FROM Village Girl

Juan de Fuca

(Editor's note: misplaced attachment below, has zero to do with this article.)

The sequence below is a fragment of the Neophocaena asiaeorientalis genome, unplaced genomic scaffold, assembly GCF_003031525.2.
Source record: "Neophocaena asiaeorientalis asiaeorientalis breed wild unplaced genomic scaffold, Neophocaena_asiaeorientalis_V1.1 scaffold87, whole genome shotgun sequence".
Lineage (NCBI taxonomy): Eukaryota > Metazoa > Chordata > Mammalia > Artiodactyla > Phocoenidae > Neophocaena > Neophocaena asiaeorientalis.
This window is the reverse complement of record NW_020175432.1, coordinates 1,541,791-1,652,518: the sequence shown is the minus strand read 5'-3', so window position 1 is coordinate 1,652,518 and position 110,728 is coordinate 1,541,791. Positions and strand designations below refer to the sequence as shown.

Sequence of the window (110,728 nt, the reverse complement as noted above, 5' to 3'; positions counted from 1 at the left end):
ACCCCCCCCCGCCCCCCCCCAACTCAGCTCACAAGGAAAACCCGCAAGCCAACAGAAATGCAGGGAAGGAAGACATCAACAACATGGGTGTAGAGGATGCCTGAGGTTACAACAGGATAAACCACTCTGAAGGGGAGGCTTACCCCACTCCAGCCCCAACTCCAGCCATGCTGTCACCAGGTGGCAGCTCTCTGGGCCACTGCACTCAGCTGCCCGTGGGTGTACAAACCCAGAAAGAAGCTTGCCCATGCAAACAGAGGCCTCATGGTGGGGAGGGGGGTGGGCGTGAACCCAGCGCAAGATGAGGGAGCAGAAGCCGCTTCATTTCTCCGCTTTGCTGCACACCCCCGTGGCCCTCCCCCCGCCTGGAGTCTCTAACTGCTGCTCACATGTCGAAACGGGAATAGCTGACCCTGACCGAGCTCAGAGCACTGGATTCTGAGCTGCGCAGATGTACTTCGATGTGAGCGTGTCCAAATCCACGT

Was probably a Greek sailor working for the King of Spain who might have sailed into the Strait named after him – by an Englishman, based on the journal of another Englishman. And the Examiner seems to like the place too. It drains the waters of the Salish Sea into the Pacific and it has some interesting tidal and meteorological quirks. Shipping lanes everywhere and big ships doing 25 knots. We’ve crossed it twice in each direction, each time with attendant drama. The first 3 are buried in the back reaches of this blog but the last one was yesterday. 0445 departure from Friday Harbour captured in the webcam screenshot, courtesy of one of our friends – at about half what had been a huge tide tide on the ebb, glassy calm and we still had the fenders over the port side. Masthead light and what I think is the GPS screen clearly visible, Lopez Island middle distance across San Juan Channel and Blakely, Cypress and Guemes islands just poking up over Lopez and possibly Mount Vernon about 35 miles away in the far distance. Small fishing boat in the channel. Out through Cattle Pass on the last of the ebb with attendant whirlpools and sluices and off towards Smith Island. Grey, cold and drizzly, cloudbase 500 feet or so and no wind on a lumpy sea. Mota pottering at half revs, misty visibility all the way across to Whidbey Island and Port Townsend. Enter the Examiner with her leathers and test kit. Mota Lisa making about 3 kts in the lumps and rolls so very slow uncomfortable progress and as we got to Smith, the cloudbase dropped to water level and we were in fog – ok to start with and visibility a couple of miles but it really socked in as we approached Partridge Point on Whidbey. Slow progress put us in maximum ebb current in Admiralty Inlet. The tide was flowing at 4.5 knots so it became a looong ferry glide across to Point Wilson – perhaps 4.5 hours to cover 4 miles with about 40 degrees of drift. Assuming Mota Lisa was giving us 5 knots at her best revs, that’s about 22 miles through the water. As an ancient aviator, drift is easy as long as there are visual reference points – I’m not much good at it in fog. The GPS lubber line is too insensitive for me to pick the early signs of wander and we did not have the big compass set up. Silly old fart didn’t think of it. So we wandered all over the place. Fog gradually lifted so we were able to see and avoid a big container ship and a tug with a long line towing a huge barge and a couple of ferries we knew were there via the Marine Traffic app. Tangled masses of very long kelp in the current swirls. Finally into PT and up to friend’s mooring at Port Hadluck.(thanks you two:)) We shared the very last dose of the Dublin doctor’s prescribed medication. About 10 hours of fun for her in the leathers. Life, the Universe and our towels. Virus-free. <#DAB4FAD8-2DD7-40BB-A1B8-4E2AA1F9FDF2>

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